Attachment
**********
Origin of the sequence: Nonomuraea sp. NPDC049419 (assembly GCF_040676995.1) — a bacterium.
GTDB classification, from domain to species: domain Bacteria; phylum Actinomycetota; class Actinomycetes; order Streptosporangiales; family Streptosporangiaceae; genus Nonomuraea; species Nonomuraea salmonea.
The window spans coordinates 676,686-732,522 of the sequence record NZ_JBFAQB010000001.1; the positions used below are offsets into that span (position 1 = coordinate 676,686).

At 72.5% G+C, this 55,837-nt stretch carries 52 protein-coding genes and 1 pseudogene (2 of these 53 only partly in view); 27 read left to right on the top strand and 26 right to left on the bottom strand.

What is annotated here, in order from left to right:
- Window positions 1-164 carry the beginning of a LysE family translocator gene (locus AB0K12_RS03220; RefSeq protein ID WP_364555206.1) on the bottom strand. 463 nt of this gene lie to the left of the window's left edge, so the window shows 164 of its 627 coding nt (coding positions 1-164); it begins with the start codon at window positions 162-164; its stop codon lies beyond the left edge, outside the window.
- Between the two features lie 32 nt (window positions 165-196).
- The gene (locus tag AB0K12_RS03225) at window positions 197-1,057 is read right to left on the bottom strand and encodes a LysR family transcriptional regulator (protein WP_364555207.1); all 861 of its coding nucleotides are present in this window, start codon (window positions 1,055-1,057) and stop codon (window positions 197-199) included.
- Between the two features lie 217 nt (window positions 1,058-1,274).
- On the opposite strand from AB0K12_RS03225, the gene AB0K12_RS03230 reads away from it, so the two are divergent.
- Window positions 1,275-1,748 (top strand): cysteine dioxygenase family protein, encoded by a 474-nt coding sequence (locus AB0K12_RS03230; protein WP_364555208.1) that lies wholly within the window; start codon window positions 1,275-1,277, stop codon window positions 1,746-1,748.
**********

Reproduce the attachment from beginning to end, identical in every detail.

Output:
Origin of the sequence: Nonomuraea sp. NPDC049419 (assembly GCF_040676995.1) — a bacterium.
GTDB classification, from domain to species: domain Bacteria; phylum Actinomycetota; class Actinomycetes; order Streptosporangiales; family Streptosporangiaceae; genus Nonomuraea; species Nonomuraea salmonea.
The window spans coordinates 676,686-732,522 of the sequence record NZ_JBFAQB010000001.1; the positions used below are offsets into that span (position 1 = coordinate 676,686).

At 72.5% G+C, this 55,837-nt stretch carries 52 protein-coding genes and 1 pseudogene (2 of these 53 only partly in view); 27 read left to right on the top strand and 26 right to left on the bottom strand.

What is annotated here, in order from left to right:
- Window positions 1-164 carry the beginning of a LysE family translocator gene (locus AB0K12_RS03220; RefSeq protein ID WP_364555206.1) on the bottom strand. 463 nt of this gene lie to the left of the window's left edge, so the window shows 164 of its 627 coding nt (coding positions 1-164); it begins with the start codon at window positions 162-164; its stop codon lies beyond the left edge, outside the window.
- Between the two features lie 32 nt (window positions 165-196).
- The gene (locus tag AB0K12_RS03225) at window positions 197-1,057 is read right to left on the bottom strand and encodes a LysR family transcriptional regulator (protein WP_364555207.1); all 861 of its coding nucleotides are present in this window, start codon (window positions 1,055-1,057) and stop codon (window positions 197-199) included.
- Between the two features lie 217 nt (window positions 1,058-1,274).
- On the opposite strand from AB0K12_RS03225, the gene AB0K12_RS03230 reads away from it, so the two are divergent.
- Window positions 1,275-1,748 (top strand): cysteine dioxygenase family protein, encoded by a 474-nt coding sequence (locus AB0K12_RS03230; protein WP_364555208.1) that lies wholly within the window; start codon window positions 1,275-1,277, stop codon window positions 1,746-1,748.